From merengue and salsa to Afro-Cuban and Latin jazz, the fifth-annual Tito Puente Latin Music Series promises to heat-up two of Boston's neighborhood public parks in July with danceable rhythms. The series — presented by Berklee College of Music; Villa Victoria Center for the Arts; and ParkARTS — features Berklee faculty, students, and guest artists hailing from various parts of Latin America, including the Dominican Republic, Puerto Rico, Venezuela, and Mexico.
The free music series takes place on four Thursday evenings—July 9, 16, 23, and 30—outdoors in two locations in the city. The concert July 9 happens at Mozart Park, 10 Mozart St., in Jamaica Plain, MA, accessible by the Jackson Square T stop on the orange line. The concerts July 16, 23, and 30 take place at O'Day Park, next door to Villa Victoria Center for the Arts, 85 West Newton Street, in Boston's South End.
All concerts are from 7:00 to 9:00 p.m. For more information, call 617-927-1717, email email@example.com, or visit berklee.edu/events/summer. The parks are wheelchair accessible.
This year's program:
July 9 – Orquesta Bacharengue at Mozart Park
In collaboration with the Hyde Square Task Force
Orquesta Bacharengue, led by Berklee faculty member Ricardo Monzn, was inspired by the enthusiasm that grew around the formation of the Berklee Merengue Ensemble in 2008. Drawing on a wealth of connections between students, faculty, and Boston area musicians, the group brings talented musicians together to perform two popular genres developed in the Dominican Republic: bachata and merengue, hence the name Bacharengue. The energy and dynamism of this combination will surely get the audience dancing. Joining Orquesta Bacharengue for this concert will be special guest Henry Jimnez, composer, pianist, producer, and arranger for Grammy-winner Olga Tañn, and Latin Grammy-winners Johnny Ventura and Milly Quezada.
July 16 - Javier Arroyo and the Salsa Night Band at O'Day Park
Javier Arroyo, a Cape Cod resident, has deep roots in music. As a boy in Puerto Rico, his father and uncles would gather in the evenings, bringing their guitars along with the Puerto Rican cuatro, and sing old boleros, guarachas, rancheras, and decimas. They would give him nickels and quarters for singing the songs they especially liked. Arroyo loved the way the sounds intermixed and soon developed his singing skills in tone with them. He has performed with such artists as Willie Colon, Luisito Ayala, Puerto Rican Power, and El Gran Combo. Javier Arroyo and the Salsa Night Band, a 12-piece group featuring some of the best musicians in the Northeast, debuted at Boston's Puerto Rican Festival in 2002 and just released its first CD.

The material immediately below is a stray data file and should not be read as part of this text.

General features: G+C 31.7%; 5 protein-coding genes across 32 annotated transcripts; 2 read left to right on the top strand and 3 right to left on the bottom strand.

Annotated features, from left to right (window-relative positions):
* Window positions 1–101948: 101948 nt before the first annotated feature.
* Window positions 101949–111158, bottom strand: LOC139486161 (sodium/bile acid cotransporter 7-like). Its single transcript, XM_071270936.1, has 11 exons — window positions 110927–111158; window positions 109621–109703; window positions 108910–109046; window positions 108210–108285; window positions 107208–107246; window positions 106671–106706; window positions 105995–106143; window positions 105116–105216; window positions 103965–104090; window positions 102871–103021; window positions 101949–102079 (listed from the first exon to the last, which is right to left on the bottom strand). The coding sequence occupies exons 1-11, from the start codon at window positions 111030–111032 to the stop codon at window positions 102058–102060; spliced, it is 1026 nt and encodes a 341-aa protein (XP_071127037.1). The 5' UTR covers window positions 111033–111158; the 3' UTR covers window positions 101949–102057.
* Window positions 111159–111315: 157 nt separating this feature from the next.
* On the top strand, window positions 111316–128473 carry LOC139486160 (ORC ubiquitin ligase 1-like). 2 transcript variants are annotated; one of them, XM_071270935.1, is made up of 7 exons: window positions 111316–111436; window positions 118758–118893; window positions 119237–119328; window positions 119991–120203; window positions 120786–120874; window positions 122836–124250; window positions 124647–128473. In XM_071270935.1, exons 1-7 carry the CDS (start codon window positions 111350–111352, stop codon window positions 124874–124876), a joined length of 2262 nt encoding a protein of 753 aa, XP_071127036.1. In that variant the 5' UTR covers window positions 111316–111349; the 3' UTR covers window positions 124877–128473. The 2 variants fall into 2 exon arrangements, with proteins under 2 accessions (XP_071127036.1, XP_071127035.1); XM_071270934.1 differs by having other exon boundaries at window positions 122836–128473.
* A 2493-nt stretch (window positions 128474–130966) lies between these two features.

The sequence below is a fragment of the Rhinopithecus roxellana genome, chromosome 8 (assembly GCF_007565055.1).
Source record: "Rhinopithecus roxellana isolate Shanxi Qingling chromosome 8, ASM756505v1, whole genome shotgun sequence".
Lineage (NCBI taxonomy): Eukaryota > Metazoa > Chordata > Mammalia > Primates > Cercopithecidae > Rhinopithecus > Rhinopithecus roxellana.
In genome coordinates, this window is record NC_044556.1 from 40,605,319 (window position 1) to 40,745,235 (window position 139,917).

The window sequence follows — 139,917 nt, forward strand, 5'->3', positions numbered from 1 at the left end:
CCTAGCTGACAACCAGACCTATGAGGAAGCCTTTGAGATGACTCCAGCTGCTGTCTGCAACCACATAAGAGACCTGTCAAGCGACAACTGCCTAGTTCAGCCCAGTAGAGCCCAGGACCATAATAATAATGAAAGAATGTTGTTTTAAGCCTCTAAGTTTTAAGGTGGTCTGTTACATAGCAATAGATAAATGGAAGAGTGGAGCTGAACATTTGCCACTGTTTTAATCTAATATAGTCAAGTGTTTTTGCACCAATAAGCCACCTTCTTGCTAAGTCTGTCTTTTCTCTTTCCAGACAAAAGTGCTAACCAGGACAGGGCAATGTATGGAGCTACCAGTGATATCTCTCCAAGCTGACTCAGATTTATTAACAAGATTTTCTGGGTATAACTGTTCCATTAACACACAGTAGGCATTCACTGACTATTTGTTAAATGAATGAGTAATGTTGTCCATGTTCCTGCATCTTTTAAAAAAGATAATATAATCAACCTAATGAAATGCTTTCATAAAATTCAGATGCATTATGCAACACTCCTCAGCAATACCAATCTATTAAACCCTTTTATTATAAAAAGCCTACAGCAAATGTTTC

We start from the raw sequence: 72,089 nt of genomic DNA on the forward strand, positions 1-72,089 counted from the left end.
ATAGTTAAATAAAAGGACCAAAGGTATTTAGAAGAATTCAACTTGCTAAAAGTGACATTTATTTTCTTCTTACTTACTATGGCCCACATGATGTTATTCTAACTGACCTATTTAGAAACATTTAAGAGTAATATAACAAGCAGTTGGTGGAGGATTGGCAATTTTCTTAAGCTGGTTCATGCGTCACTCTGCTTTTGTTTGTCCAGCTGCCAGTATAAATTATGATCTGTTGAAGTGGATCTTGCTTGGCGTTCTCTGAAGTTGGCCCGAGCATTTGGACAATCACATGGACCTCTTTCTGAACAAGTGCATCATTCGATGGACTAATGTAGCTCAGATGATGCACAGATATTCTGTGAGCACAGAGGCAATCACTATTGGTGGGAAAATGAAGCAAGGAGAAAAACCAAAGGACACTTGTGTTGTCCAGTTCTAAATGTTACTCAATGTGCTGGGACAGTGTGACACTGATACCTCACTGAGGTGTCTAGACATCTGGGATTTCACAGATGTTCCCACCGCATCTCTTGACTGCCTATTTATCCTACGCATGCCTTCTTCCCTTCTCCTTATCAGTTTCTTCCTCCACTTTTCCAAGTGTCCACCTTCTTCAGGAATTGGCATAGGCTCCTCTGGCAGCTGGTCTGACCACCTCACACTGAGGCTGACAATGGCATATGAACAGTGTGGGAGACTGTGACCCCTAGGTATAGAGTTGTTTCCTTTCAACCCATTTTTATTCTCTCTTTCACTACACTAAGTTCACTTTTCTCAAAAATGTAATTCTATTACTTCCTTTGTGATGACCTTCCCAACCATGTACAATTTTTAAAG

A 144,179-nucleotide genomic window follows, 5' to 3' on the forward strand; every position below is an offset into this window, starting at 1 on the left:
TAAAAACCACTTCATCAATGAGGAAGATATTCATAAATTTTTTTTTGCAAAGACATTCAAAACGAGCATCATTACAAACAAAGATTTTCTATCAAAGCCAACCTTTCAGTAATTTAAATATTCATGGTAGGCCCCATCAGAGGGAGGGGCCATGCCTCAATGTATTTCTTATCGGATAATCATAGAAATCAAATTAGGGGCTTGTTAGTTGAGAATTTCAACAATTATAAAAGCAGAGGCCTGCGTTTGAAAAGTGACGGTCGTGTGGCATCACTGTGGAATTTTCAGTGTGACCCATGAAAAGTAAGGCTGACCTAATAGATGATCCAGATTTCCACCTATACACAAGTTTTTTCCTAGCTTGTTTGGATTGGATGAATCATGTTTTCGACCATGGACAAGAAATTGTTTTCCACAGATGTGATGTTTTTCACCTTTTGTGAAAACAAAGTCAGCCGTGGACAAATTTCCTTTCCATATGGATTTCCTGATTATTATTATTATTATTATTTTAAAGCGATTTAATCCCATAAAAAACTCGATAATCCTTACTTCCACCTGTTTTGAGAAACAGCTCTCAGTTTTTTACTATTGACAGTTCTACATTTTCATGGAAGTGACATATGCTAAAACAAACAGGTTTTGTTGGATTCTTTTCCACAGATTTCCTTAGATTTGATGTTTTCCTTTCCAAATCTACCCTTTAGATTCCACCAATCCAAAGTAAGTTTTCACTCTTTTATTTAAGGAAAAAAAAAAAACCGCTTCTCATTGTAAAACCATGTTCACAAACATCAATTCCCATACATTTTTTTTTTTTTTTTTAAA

July 23 – Obbini Tumbao at O'Day Park
Cacao Msica recording artists and winners of the 2006 Boston Phoenix poll for Best World Music Act, Obbini Tumbao deliver high-energy dance music. Rebecca Cline, a Berklee faculty pianist from Athens, Georgia, joins forces with Anita Quinto, a percussionist from Caracas, Venezuela, to produce a compelling new sound for fans of the infectious grooves associated with artists like Buena Vista Social Club. The band's powerful horn section is supported by an ebullient rhythm section of congas, timbales, bongos, piano, and bass. In five short years, Obbini Tumbao has gained the loyal affection of the Boston-area salsa-music-loving public. The group performs regularly to sold-out audiences at the Regattabar, Scullers, and Ryles.
July 30 – Victor Mendoza at O'Day Park
Mexico-born vibraphonist and composer Victor Mendoza is considered to be one of today's finest Latin jazz artists. At this concert he will perform a newly developed dance music repertoire. Recordings and performances with Mendoza's own group and with artists such as Paquito D'Rivera, Danilo Prez, Michel Camilo, Claudio Roditi, and Antonio Snchez, have earned him the respect of critics and fans around the globe. Black Bean Blues, his most recent CD, was named one of the best Latin jazz albums of the year by Modern Drummer. The Smithsonian included the album in Latin Jazz: The Perfect Combination, its first major exhibit about the genre. Mendoza, a Berklee professor with a reputation as a top educator, regularly conducts master classes around the world. He is releasing an educational DVD this fall.
Now in its 13th year, ParkARTS began as Mayor Thomas M. Menino's initiative to present a yearlong program of arts- and culture-related programs and events in Boston's park system. ParkARTS, the Boston Parks and Recreation Department's multifaceted arts program incorporates the visual, performing, and participatory arts. The 2009 ParkARTS performing arts program, sponsored by Bank of America, will present concerts in Boston neighborhood parks that range from jazz to symphonic music.
Villa Victoria Center for the Arts is a non-profit arts and culture center dedicated to preserving, promoting, and celebrating Latino arts and artists, and creating cross-cultural collaborations. Villa Victoria Center for the Arts is a program of Inquilinous Boricuas en Accin, a non-profit organization that since 1968 has been a leader in the Boston community for holistic community development and programming. Villa Victoria Center for the Arts is located in the heart of Villa Victoria, on W. Newton Street (between Tremont Street and Shawmut Avenue).
Berklee College of Music was founded on the revolutionary principle that the best way to prepare students for careers in music was through the study and practice of contemporary music. For over 60 years, the college has evolved constantly to reflect the state of the art of music and the music business. With over a dozen performance and nonperformance majors, a diverse and talented student body representing over 70 countries, and a music industry who's who" of alumni, Berklee is the world's premier learning lab for the music of today — and tomorrow.